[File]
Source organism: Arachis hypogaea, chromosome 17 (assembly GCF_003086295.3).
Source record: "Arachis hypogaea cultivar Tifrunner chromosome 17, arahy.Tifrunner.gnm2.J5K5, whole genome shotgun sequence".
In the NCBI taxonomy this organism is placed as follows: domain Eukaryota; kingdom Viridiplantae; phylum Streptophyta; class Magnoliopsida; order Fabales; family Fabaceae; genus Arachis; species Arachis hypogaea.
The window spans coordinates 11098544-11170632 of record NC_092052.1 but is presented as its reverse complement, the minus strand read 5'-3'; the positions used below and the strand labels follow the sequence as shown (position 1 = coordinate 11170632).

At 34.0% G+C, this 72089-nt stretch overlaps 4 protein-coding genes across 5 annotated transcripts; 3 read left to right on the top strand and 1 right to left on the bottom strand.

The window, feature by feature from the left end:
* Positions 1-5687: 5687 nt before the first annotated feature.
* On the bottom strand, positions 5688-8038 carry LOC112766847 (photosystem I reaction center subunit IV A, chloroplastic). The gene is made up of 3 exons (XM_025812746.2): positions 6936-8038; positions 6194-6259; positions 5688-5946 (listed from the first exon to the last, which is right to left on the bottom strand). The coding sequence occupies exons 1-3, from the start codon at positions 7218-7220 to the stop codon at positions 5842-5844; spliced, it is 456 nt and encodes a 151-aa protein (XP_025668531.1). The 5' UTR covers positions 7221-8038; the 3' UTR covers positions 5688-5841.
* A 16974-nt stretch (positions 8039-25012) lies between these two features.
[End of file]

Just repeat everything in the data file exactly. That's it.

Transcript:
Source organism: Arachis hypogaea, chromosome 17 (assembly GCF_003086295.3).
Source record: "Arachis hypogaea cultivar Tifrunner chromosome 17, arahy.Tifrunner.gnm2.J5K5, whole genome shotgun sequence".
In the NCBI taxonomy this organism is placed as follows: domain Eukaryota; kingdom Viridiplantae; phylum Streptophyta; class Magnoliopsida; order Fabales; family Fabaceae; genus Arachis; species Arachis hypogaea.
The window spans coordinates 11098544-11170632 of record NC_092052.1 but is presented as its reverse complement, the minus strand read 5'-3'; the positions used below and the strand labels follow the sequence as shown (position 1 = coordinate 11170632).

At 34.0% G+C, this 72089-nt stretch overlaps 4 protein-coding genes across 5 annotated transcripts; 3 read left to right on the top strand and 1 right to left on the bottom strand.

The window, feature by feature from the left end:
* Positions 1-5687: 5687 nt before the first annotated feature.
* On the bottom strand, positions 5688-8038 carry LOC112766847 (photosystem I reaction center subunit IV A, chloroplastic). The gene is made up of 3 exons (XM_025812746.2): positions 6936-8038; positions 6194-6259; positions 5688-5946 (listed from the first exon to the last, which is right to left on the bottom strand). The coding sequence occupies exons 1-3, from the start codon at positions 7218-7220 to the stop codon at positions 5842-5844; spliced, it is 456 nt and encodes a 151-aa protein (XP_025668531.1). The 5' UTR covers positions 7221-8038; the 3' UTR covers positions 5688-5841.
* A 16974-nt stretch (positions 8039-25012) lies between these two features.